IU launches global media law center


HSPA Foundation will contribute ideas to effort

The Indiana University School of Journalism created a new research center focusing on legal protection for the media in Indiana, the United States and worldwide.

The Center for Internation­al Media Law and Policy Studies will support research and host public education events related to free expression issues and provide students with opportunities to work with organizations that promote media freedom.

The HSPA Foundation plans to work with the center to create a greater awareness and understanding of the First Amendment in Indiana. 

Indiana University and the School of Journalism have maintained a vibrant international focus for decades, said Interim Dean Michael Evans.

“This center adds significantly to that effort by introducing a multicultural legal dimension to the research and coursework under way at the school,” Evans said.

Anthony L. Fargo, associate professor of journalism and director of the new center, said it is the first such project at a publicly supported university journalism school to focus on international media law and policy issues.

The HSPA Foundation discussed creating a Center for the First Amendment in Indiana more than a decade ago – to the point of drafting a proposal for funding. But after considering economic realities, staff decided it needed to explore partnership opportunities.

While serving on the IU School of Journalism alumni board, HSPA Foundation Director Karen Braeckel had several informal discussions with then-Dean Brad Hamm about the project.

In December 2010 HSPA Executive Director and General Counsel Steve Key and Braeckel met with Hamm and Fargo about collaborating on a center.

Fargo said that conversation spurred ideas within the Journalism School that led to the creation of the research center on media law.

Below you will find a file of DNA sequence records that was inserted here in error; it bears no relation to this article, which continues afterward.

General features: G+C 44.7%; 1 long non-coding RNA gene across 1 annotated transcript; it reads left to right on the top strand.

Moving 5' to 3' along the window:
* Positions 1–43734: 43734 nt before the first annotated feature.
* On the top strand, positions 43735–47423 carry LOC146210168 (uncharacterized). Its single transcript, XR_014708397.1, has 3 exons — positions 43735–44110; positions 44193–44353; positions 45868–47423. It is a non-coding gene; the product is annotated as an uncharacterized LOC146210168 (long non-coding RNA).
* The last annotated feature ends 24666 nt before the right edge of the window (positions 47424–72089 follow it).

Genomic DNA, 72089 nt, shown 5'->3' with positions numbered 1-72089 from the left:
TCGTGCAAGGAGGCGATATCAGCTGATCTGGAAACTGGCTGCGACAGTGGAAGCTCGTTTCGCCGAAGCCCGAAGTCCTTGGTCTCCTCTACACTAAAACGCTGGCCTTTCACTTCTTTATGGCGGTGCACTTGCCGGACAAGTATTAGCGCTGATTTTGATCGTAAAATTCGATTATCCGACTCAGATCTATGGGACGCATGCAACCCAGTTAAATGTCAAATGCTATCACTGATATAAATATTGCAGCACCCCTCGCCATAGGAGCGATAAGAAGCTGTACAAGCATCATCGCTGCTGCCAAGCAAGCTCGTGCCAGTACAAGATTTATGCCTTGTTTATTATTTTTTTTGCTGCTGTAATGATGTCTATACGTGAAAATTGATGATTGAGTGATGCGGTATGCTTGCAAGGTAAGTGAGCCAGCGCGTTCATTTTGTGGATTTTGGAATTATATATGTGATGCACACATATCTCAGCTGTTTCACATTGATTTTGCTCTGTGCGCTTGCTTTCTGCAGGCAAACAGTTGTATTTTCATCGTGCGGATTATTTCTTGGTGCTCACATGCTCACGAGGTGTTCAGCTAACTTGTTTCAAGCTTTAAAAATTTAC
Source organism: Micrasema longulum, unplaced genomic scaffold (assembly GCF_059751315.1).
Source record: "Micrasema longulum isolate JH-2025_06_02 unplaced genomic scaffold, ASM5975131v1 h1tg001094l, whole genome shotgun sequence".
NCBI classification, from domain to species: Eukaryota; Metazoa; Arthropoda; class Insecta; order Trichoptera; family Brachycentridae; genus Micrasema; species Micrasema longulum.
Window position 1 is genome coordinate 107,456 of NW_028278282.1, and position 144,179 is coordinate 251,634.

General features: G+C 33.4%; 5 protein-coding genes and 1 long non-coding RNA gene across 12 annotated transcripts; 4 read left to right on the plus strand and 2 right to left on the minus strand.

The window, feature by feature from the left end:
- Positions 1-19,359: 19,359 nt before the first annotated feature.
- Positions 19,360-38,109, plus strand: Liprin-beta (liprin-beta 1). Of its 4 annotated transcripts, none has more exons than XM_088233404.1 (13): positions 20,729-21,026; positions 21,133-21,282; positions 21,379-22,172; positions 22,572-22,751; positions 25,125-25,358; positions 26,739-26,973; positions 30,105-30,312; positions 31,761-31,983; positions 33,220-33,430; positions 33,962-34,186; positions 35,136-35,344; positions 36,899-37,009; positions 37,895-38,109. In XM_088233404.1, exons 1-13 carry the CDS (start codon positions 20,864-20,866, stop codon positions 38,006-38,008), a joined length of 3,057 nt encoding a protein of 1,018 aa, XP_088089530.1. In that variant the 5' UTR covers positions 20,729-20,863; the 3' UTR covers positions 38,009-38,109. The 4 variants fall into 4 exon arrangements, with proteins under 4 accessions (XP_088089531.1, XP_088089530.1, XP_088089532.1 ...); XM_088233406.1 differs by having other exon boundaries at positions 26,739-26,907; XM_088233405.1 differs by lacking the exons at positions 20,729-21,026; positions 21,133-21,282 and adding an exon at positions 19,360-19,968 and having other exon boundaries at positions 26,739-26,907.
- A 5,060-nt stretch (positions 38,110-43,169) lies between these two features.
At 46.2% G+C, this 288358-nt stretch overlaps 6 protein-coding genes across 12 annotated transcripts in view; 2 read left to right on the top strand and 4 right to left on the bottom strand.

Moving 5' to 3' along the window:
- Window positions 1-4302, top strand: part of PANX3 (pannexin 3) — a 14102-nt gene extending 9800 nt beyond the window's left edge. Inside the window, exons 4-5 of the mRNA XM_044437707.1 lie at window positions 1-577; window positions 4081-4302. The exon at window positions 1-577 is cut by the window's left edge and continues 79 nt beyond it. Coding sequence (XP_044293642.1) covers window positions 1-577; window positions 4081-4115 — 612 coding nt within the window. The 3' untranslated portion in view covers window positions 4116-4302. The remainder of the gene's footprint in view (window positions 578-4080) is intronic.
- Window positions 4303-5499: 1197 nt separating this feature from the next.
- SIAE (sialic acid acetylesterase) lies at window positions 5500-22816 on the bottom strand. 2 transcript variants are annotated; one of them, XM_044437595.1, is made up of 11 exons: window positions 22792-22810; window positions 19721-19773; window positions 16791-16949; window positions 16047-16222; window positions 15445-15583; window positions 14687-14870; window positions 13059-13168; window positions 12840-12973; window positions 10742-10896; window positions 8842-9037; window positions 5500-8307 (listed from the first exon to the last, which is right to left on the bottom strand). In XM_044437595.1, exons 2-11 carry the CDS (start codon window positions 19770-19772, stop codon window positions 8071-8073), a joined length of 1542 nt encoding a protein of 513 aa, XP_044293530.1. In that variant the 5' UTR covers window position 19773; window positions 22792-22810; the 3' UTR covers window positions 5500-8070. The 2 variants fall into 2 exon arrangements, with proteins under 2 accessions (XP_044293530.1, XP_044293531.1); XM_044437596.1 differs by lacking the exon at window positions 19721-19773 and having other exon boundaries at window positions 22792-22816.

At that time, IU wanted a unique center that focused on First Amendment rights in a way no other university in the country did, Braeckel said.

“And the university also recognized ways the Foundation could partner with them on statewide initiatives,” she said.

Braeckel will serve on the center’s new advisory board.

“To see this center cre­­ated at IU thrills Steve and me,” Braeckel said. “We talked about the great need for educating Indiana students and citizens about First Amend­ment rights in my early years at HSPA. We know the university can develop a much broader program than we could alone.”

The players involved see the possibilities for all kinds of roles for the center, Fargo said.

“This could include encouraging and supporting research on international law as well as issues that remain current with regard to media laws in the United States,” said Fargo, who also is vice president of the Indiana Coalition for Open Government.

For example, with the shift away from print to digital in journalism, Americans have found themselves entangled in laws in other countries for things they published in the United States but that went abroad through the Internet.

“While Americans sometimes don’t particularly have a strong knowledge of First Amendment rights, they have even less knowledge about the rest of the world,” Fargo said. “What a lot of people don’t realize is that when they decide to start a blog or post comments about someone they don’t like from another country, they are potentially making themselves open to being liable to the laws of that country, because the Internet is an international medium.”

Fargo said the Center for International Media Law and Policy Studies will contribute to the ongoing dialogue about media freedoms in Indiana and the United States.

The center also will seek opportunities to work with other organizations in designing curricula for teaching journalism students in developing democracies about press freedom.